After pulling it through 3 times, I stopped. Reason is because the wire started to work harden, and if I had pulled it one more time, I couldn't have used the wire for wrapping unless I've annealed it first, to make it softer again. And that's something I still need to learn how to do.
However, after 3 pulls through the plate, my wire became something between half square and square anyway, which is perfect for what I need. Actually some people even swear on using half square wire instead of full square for border wrapping. For me it definitely works what I've created after 3 pulls through.

If you want to continue, then here you can anneal the wire, and then pull it through again.
I've noticed on my wire, however, that already by the 3rd pull, it came much easier through the square hole. This is because the wire also becomes thinner (and longer) in the process.
Usually what you need to do here is to take the very next (smaller) hole and start pulling it through that hole, using the procedures described above, until you have the thinness and squareness that you are happy with.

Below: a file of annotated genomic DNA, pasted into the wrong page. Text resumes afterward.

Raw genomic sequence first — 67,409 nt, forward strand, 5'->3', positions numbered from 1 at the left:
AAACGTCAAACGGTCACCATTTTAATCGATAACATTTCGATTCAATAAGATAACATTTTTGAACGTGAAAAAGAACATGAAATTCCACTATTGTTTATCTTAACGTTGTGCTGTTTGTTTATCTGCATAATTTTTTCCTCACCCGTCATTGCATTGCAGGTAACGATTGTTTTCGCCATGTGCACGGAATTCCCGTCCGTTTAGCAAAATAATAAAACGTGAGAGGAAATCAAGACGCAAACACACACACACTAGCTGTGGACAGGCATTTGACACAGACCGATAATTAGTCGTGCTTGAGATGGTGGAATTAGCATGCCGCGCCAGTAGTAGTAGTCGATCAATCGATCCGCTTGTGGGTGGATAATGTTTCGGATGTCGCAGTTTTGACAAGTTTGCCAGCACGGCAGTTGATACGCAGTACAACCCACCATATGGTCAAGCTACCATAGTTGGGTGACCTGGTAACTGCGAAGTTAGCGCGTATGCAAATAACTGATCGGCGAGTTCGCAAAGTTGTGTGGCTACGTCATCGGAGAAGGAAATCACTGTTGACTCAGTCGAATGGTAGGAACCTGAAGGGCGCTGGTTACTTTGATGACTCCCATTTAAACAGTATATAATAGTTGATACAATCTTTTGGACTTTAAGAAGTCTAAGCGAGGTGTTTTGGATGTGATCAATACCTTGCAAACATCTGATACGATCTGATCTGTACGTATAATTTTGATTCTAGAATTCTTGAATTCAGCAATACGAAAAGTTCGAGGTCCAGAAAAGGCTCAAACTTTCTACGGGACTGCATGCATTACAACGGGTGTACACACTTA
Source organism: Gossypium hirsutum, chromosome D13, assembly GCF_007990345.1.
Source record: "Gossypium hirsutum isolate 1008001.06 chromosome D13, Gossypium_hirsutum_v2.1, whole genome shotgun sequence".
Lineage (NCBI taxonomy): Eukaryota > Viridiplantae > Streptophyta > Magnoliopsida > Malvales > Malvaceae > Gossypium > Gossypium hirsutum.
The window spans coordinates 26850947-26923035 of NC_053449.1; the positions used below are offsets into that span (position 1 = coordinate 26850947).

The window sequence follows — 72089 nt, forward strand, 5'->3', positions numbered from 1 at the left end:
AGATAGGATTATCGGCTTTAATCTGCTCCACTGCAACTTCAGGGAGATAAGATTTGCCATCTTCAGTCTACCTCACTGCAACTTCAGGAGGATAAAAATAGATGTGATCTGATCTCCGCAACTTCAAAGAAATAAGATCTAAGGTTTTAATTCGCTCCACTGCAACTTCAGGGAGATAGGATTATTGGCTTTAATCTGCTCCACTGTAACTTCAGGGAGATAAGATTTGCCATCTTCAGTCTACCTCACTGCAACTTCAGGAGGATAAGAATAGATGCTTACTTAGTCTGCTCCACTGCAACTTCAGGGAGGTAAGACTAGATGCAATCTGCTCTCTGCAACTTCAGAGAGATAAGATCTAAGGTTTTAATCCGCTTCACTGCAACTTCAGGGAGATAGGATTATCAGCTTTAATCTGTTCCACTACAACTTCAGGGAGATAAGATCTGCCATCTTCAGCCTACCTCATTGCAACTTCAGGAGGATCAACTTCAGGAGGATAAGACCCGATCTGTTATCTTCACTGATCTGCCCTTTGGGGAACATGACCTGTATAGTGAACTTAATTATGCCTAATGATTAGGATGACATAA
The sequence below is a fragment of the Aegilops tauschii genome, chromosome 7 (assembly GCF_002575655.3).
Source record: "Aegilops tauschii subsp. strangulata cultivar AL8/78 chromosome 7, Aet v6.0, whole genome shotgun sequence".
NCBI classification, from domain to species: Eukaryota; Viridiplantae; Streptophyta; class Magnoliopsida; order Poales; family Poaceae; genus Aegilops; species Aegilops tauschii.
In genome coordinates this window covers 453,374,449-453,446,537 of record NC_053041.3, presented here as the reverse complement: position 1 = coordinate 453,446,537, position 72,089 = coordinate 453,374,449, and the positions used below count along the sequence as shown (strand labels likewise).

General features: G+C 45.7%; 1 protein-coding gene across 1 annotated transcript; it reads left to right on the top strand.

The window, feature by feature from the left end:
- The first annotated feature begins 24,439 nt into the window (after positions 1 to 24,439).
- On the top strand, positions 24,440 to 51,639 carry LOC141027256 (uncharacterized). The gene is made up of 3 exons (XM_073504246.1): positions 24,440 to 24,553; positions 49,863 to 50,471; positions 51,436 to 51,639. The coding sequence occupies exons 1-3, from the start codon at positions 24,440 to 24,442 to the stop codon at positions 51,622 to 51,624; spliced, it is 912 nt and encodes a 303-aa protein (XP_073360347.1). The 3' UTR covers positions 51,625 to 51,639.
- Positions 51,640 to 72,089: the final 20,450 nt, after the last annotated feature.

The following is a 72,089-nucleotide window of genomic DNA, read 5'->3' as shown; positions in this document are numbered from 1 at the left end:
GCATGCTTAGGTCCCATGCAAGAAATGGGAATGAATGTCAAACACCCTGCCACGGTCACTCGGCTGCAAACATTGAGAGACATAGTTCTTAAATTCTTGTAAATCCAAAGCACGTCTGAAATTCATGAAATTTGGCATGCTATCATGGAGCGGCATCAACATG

I hope in this basic tutorial I gave you an idea of how to go about drawing wire. Once you got the hang of it, you can do much more with it, improve the techniques a lot, or even use various mills instead of the draw plate. But a mill costs a minimum of $200-300, while the draw plate cost me around $50. As it does the job the way I want it, I can use the rest of the money to buy more wire :)

Btw, thanks for the folks at the Starving Artist forum who gave me bunch of useful tips when I first asked about using a draw plate. If it weren't for them, I'm not sure I'd have attempted using it on my own or even purchased it in the first place.
A few months ago when I went to a basic metalworking class (that I left soon after), the teacher strongly discouraged me from using a draw plate without some machinery they had in the class to hold it in place, as he said, you just can't do it by hand. I've just proven that I can.